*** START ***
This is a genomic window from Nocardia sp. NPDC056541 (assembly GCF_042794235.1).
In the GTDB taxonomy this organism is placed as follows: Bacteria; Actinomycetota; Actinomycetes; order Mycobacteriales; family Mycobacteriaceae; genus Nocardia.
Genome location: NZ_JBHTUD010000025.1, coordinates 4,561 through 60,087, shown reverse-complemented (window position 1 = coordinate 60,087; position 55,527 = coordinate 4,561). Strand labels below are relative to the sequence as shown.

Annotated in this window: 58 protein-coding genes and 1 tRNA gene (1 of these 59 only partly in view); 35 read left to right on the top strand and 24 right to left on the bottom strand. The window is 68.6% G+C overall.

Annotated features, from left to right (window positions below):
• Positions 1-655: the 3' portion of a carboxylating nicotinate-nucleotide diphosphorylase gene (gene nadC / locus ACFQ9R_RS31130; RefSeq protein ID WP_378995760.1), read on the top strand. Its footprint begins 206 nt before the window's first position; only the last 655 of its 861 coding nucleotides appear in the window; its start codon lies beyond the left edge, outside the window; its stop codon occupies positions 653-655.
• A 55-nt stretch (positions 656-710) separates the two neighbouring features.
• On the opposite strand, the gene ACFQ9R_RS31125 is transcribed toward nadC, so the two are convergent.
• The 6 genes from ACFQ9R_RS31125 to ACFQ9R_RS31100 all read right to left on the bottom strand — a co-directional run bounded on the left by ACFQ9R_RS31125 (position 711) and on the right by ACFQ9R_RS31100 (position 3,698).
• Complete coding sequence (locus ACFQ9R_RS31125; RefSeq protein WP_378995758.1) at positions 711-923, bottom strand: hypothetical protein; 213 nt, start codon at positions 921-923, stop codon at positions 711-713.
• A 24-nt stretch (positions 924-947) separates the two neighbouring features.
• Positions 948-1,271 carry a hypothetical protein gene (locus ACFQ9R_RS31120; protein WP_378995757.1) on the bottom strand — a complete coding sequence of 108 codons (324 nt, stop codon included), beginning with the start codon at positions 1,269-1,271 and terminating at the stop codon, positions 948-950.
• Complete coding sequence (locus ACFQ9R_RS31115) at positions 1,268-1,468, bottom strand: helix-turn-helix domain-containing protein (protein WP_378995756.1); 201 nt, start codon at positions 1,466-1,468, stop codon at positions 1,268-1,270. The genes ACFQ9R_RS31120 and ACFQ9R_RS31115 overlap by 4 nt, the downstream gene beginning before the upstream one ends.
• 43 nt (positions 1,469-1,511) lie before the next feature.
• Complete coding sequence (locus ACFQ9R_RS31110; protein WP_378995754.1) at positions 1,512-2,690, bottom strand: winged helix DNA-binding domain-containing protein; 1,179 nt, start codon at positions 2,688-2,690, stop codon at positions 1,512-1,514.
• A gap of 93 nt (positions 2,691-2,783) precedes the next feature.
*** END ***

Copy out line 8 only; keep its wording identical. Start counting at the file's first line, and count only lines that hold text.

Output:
• On the opposite strand, the gene ACFQ9R_RS31125 is transcribed toward nadC, so the two are convergent.